Lattimore v. Berryhill, No. 4:2018cv01383 - Document 26 (E.D. Mo. 2019)

Court Description: OPINION, MEMORANDUM AND ORDER - IT IS HEREBY ORDERED that the relief requested in Plaintiffs Complaint and Brief in Support of Complaint is DENIED. [Docs. 1 , 20 .]A separate Judgment in accordance with this Opinion, Memorandum andOrder is entered this same dated.. Signed by District Judge Henry Edward Autrey on 08/13/2019. (AAS)
Download PDF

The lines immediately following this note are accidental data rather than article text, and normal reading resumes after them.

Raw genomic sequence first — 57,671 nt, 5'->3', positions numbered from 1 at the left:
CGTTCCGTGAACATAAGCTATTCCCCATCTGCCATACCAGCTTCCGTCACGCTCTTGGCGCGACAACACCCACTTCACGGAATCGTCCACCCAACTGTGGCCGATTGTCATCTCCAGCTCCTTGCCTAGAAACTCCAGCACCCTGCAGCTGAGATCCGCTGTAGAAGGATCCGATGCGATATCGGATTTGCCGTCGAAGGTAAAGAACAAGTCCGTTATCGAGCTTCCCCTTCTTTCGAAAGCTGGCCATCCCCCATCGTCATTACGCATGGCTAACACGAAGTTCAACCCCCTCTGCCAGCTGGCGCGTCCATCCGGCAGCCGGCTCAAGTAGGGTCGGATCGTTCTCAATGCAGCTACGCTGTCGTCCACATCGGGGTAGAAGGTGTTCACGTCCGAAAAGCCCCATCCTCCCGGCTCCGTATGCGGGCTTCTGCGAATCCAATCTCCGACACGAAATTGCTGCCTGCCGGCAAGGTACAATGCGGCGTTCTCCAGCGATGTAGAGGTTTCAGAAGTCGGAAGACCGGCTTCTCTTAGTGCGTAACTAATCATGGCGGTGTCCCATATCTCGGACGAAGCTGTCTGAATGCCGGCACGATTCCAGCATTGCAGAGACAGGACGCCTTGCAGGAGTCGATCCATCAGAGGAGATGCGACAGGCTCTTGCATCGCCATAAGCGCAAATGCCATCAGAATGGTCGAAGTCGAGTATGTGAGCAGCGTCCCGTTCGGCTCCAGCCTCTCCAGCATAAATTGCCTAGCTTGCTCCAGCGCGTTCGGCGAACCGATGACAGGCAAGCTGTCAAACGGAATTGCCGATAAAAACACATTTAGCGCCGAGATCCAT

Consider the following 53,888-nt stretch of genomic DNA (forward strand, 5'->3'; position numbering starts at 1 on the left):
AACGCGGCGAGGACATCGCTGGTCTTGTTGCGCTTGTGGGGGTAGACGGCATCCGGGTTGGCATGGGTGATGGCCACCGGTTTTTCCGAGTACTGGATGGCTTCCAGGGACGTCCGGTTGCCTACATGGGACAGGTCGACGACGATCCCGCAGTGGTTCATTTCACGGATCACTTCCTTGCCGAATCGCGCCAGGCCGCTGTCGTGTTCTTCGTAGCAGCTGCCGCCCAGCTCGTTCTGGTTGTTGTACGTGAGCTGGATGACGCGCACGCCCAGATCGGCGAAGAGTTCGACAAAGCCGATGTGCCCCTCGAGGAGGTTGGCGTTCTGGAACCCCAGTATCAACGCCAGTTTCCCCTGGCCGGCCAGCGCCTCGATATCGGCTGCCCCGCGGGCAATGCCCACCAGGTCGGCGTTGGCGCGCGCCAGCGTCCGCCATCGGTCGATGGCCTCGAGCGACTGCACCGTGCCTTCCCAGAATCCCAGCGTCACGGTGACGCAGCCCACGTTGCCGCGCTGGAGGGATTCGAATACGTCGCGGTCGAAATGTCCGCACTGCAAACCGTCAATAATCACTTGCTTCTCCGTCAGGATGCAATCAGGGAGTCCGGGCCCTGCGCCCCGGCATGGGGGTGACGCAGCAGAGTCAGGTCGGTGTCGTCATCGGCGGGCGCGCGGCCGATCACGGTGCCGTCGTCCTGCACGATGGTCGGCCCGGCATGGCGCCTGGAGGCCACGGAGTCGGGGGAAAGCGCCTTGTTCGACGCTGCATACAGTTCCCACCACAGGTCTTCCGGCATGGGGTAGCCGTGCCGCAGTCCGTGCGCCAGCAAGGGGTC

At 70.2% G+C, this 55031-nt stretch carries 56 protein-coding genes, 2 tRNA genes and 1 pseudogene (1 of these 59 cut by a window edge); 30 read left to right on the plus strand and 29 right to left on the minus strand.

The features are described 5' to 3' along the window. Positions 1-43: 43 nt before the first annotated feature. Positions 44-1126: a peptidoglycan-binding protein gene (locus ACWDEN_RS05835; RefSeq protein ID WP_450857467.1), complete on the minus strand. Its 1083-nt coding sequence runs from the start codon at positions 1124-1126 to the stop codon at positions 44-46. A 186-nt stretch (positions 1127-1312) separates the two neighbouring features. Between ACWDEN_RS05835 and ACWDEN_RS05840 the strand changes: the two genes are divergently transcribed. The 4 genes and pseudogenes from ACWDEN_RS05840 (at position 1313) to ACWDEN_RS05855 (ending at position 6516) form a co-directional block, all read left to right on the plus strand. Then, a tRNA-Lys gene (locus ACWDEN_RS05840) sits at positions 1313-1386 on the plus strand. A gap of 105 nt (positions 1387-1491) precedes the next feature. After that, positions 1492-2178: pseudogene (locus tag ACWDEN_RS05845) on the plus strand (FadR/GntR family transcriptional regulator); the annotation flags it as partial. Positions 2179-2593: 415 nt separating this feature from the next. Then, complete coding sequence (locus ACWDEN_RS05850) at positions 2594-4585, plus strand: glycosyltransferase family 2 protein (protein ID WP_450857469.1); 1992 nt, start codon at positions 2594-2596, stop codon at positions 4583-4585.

Lattimore v. Berryhill Doc. 26 UNITED STATES DISTRICT COURT EASTERN DISTRICT OF MISSOURI EASTERN DIVISION JENNIFER LATTIMORE, Plaintiff, v. ANDREW M. SAUL, 1 Commissioner of Social Security, Defendant. ) ) ) ) ) ) ) ) ) ) Case No. 4:18CV1383 HEA OPINION, MEMORANDUM AND ORDER This matter is before the court for judicial review of the final decision of the defendant Commissioner of Social Security denying the application of plaintiff for disability insurance benefits under Title II, 42 U.S.C. §§ 401, et seq. and denial of supplemental security income benefits under Title XVI, 42 U.S.C. §§ 1381, et seq. The Court has reviewed the parties’ briefs and the entire administrative record, including the transcript and medical evidence. Based on the following, the Court will affirm the Commissioner’s decision. The Court takes judicial notice that on June 4, 2019, Andrew M. Saul was confirmed as Commissioner of Social Security. See Pursuant to Federal Rule of Civil Procedure 25(d), Commissioner Saul is substituted for Nancy A. Berryhill as defendant in this action. No further action needs to be taken to continue this suit by reason of 42 U.S.C. § 405(g) (last sentence). 1 Background Plaintiff was 38 years old at the time of her alleged disability onset. She filed her application on April 7, 2015, alleging a January 1, 2004 onset date, and alleging disability due to schizophrenia, bipolar disorder, a back problem and hot flashes. Plaintiff had previously filed applications which were denied, therefore, Plaintiff’s earliest onset date Plaintiff could claim was no earlier than November 14, 2013. Plaintiff first became insured for Title II purposes on October 1, 2014. Plaintiff’s current application was denied, and she requested a hearing before an Administrative Law Judge (ALJ). On May 2, 2017, a hearing was held. Following the hearing, an ALJ issued a decision on September 12, 2017 finding that plaintiff was not disabled under the Act. Plaintiff filed a Request for Review of Hearing Decision/Order and on June 22, 2018, the Appeals Council denied her request for review. Thus, the decision of the ALJ stands as the final decision of the Commissioner. Decision of the ALJ On September 12, 2017, the ALJ issued a decision finding that plaintiff was not disabled. At Step One, the ALJ found that plaintiff had performed substantial gainful activity during the calendar year of 2015, however there had been a continuous period of at least 12 months during which Plaintiff did not engage in substantial gainful activity. At Step Two, the ALJ found that plaintiff had the 2 severe impairments of degenerative disc disease and asthma. However, the ALJ found plaintiff did not have an impairment or combination of impairments listed in or medically equal to one contained in the Listings, 20 C.F.R. part 404, subpart P, appendix 1. The ALJ determined that plaintiff retained the residual functional capacity to perform a reduced range of light work with limitations. She could lift, carry, push, or pull 20 pounds occasionally and 10 pounds frequently. She can sit for 6 hours in an 8-hour workday and can stand and/or walk for 6 hours in an 8-hour workday. She can never climb ladders, ropes, or scaffolds. She can occasionally climb ramps and stairs. Plaintiff can occasionally balance, stoop, kneel, crouch and crawl. She can have no exposure to unprotected heights or hazardous machinery, but can have occasional exposure to extreme heat, extreme cold, and respiratory irritants such as dust, fumes, odors, gases, and poor ventilation. At Step Four, the ALJ found that plaintiff is unable to perform her past relevant work as a janitor. At Step Five, the ALJ found that there are jobs that exist in significant number in the national economy that Plaintiff can perform, such as a merchandise marker, an electrical assembler, and a routing clerk. Therefore, the ALJ found that Plaintiff is not disabled. General Legal Principles 3 The Court’s role on judicial review of the Commissioner’s decision is to determine whether the Commissioner’s findings apply the relevant legal standards to facts that are supported by substantial evidence in the record as a whole. PateFires v. Astrue, 564 F.3d 935, 942 (8th Cir. 2009). “Substantial evidence is less than a preponderance but is enough that a reasonable mind would find it adequate to support the Commissioner’s conclusion.” Id. In determining whether the evidence is substantial, the Court considers evidence that both supports and detracts from the Commissioner's decision. Id. As long as substantial evidence supports the decision, the Court may not reverse it merely because substantial evidence exists in the record that would support a contrary outcome or because the Court would have decided the case differently. See Krogmeier v. Barnhart, 294 F.3d 1019, 1022 (8th Cir. 2002). To be entitled to disability benefits, a claimant must prove he is unable to perform any substantial gainful activity due to a medically determinable physical or mental impairment that would either result in death or which has lasted or could be expected to last for at least twelve continuous months. 42 U.S.C. §§ 423(a)(1)(D), (d)(1)(A); Pate-Fires, 564 F.3d at 942. A five-step regulatory framework is used to determine whether an individual is disabled. 20 C.F.R. § 404.1520(a)(4); see also Bowen v. Yuckert, 482 U.S. 137, 140-42 (1987) (describing five-step process). 4 Steps One through Three require the claimant to prove: (1) he is not currently engaged in substantial gainful activity; (2) he suffers from a severe impairment; and (3) his condition meets or equals a listed impairment. 20 C.F.R. § 404.1520(a)(4)(i)-(iii). If the claimant does not suffer from a listed impairment or its equivalent, the Commissioner’s analysis proceeds to Steps Four and Five. Step Four requires the Commissioner to consider whether the claimant retains the RFC to perform past relevant work (PRW). Id. § 404.1520(a)(4)(iv). The claimant bears the burden of demonstrating he is no longer able to return to his PRW. Pate-Fires, 564 F.3d at 942. If the Commissioner determines the claimant cannot return to his PRW, the burden shifts to the Commissioner at Step Five to show the claimant retains the RFC to perform other work that exists in significant numbers in the national economy. Id.; 20 C.F.R. § 404.1520(a)(4)(v). Discussion Plaintiff asserts that the ALJ did not properly evaluate Plaintiff’s subjective complaints of pain. In considering subjective complaints, the ALJ must fully consider all of the evidence presented, including the claimant’s prior work record, and observations by third parties and treating examining physicians relating to such matters as: (1) The claimant’s daily activities; 5 (2) The subjective evidence of the duration, frequency, and intensity of the claimant’s pain; (3) Any precipitating or aggravating factors; (4) The dosage, effectiveness, and side effects of any medication; and (5) The claimant’s functional restrictions. Polaski v. Heckler, 739 F.2d 1320, 1322 (8th Cir. 1984). It is not enough that the record contains inconsistencies; the ALJ is required to specifically express that he or she considered all of the evidence. Id. The ALJ, however, “need not explicitly discuss each Polaski factor.” Strongson v. Barnhart, 361 F.3d 1066, 1072 (8th Cir. 2004). The ALJ need only acknowledge and consider those factors. Id. Although credibility determinations are primarily for the ALJ and not the court, the ALJ’s credibility assessment must be based on substantial evidence. Rautio v. Bowen, 862 F.2d 176, 179 (8th Cir. 1988). “While the extent of daily living activities does not alone show an ability to work, such activities may be considered along with other evidence when evaluating a claimant’s credibility.” Walker v. Colvin, 124 F.Supp. 3d 918, 936 (E.D. Mo. 2015). The ALJ discussed Plaintiff’s complaints of pain in conjunction with the medical evidence. While Plaintiff sought emergency care for a fall in December 2013, Plaintiff was able to ambulate without difficulty. The physical examination revealed no abnormalities. Plaintiff’s examination and treatment notes establish 6 essentially normal examination results. She was able to ambulate normally, with normal reflexes and no trouble walking (April 2017), (January 2015); she exhibited normal muscle strength, gait, reflexes, and pulses with no edema (May 2015), (December 2015); no difficulty walking and no spinal problems on examination (January 2014). Additionally, medical tests revealed “mild,” and “mild to moderate” stenosis (May 2015), (July 2015); “early” or “very early” degenerative changes, with completely normal knees (July 2016). Plaintiff suggests there is ample support in the record of her physical conditions and circumstances which the ALJ failed to note, consider, or weigh in support of her claim. It is well-settled that in evaluating the credibility of a claimant’s subjective pain complaints, the ALJ must consider the claimant’s work history; daily activities; duration, frequency, and intensity of pain; dosage, effectiveness and side effects of medications; precipitating and aggravating factors; and functional restrictions. Kelley v. Callahan, 133 F.3d 583, 588 (8thCir. 1998), citing Polaski v. Heckler, 739 F.2d 1320, 1322 (8thCir. 1984). When rejecting a claimant’s pain complaints, the ALJ “must make an express credibility determination detailing reasons for discrediting the testimony, must set forth the inconsistencies, and must discuss the Polaski factors. Id., citing Cline v. Sullivan,939 F.2d 560, 565 (8thCir. 1991). See Ghant, 930 F.2d, at 637. 7 The objective medical evidence failed to support Plaintiff’s claims. She sought refills of narcotic drugs, but a drug screen found none of the drug in her system. Plaintiff’s noncompliance with suggested treatment is also indicative of the ALJ’s lack of full credibility determination. Plaintiff did not accept a follow up appointment with the Laser Spine Institute of St. Louis when her physician refused to once again refill her narcotic prescription. Plaintiff obtained prescriptions from Dr. Pile in October 2014, however when he advised Plaintiff he would no longer prescribe Norco, she never again returned to Dr. Pile. Likewise, the fact that Plaintiff had extensive work history during the time she alleged she was disabled detracted from the credibility of her claims of intolerable pain. An ALJ may properly consider such inconsistencies between a claimant’s allegations and the medical record. See, e.g., Bryant v. Colvin, 861 F.3d 779, 783 (8th Cir. 2017). The record fully and substantially supports the finding of the ALJ. The ALJ weighed and discussed various medical reports and records. The ALJ sufficiently discussed Plaintiff’s credibility in the opinion. All of the factors identified by the ALJ can be considered when making a credibility determination. The ALJ discussed Plaintiff’s testimony regarding his symptoms and functional limitations. The ALJ also discussed the reasons why Plaintiff’s claims of disabling pain are inconsistent with the record as a whole. The ALJ noted that many of Plaintiff’s health examinations were normal. The ALJ also noted that 8 the objective record indicated that her physical impairments were non-severe, because imaging indicated normal and only mild degenerative changes. Moore v. Astrue, 572 F.3d 520, 524-25 (8th Cir. 2009) (appropriate for ALJ to consider conservative or minimal treatment in assessing credibility). Therefore, the ALJ’s comparison of Plaintiff’s claims with the objective medical evidence was proper. Goff v. Barnhart, 421 F.3d 785, 792 (8th Cir. 2005) (ALJ can disbelieve subjective complaints if there are inconsistencies in the evidence as a whole and lack of corroborating evidence is just one of the factors the ALJ considers). “If the ALJ discredits a claimant’s credibility and gives a good reason for doing so, [the court] will defer to its judgment even if every factor is not discussed in depth.” Perkins, 648 F.3d at 900. A review of the entire record demonstrates that the ALJ did not rely solely upon any one of the factors in the credibility analysis. Considering the combination of the factors relied upon by the ALJ and the record as a whole, substantial evidence in the record supports the ALJ’s credibility findings. Conclusion The Court finds that substantial evidence supports the ALJ’s decision as a whole. As noted earlier, the ALJ’s decision should be affirmed “if it is supported by substantial evidence, which does not require a preponderance of the evidence but only ‘enough that a reasonable person would find it adequate to support the decision,’ and the Commissioner applied the correct legal standards.” Turpin v. 9 Colvin, 750 F.3d 989, 992-993 (8th Cir. 2014) (internal citations omitted). Therefore, the Commissioner’s decision will be affirmed. Accordingly, IT IS HEREBY ORDERED that the relief requested in Plaintiff’s Complaint and Brief in Support of Complaint is DENIED. [Docs. 1, 20.] A separate Judgment in accordance with this Opinion, Memorandum and Order is entered this same dated. Dated this 13th day of August, 2019. ___________________________________ HENRY EDWARD AUTREY UNITED STATES DISTRICT JUDGE 10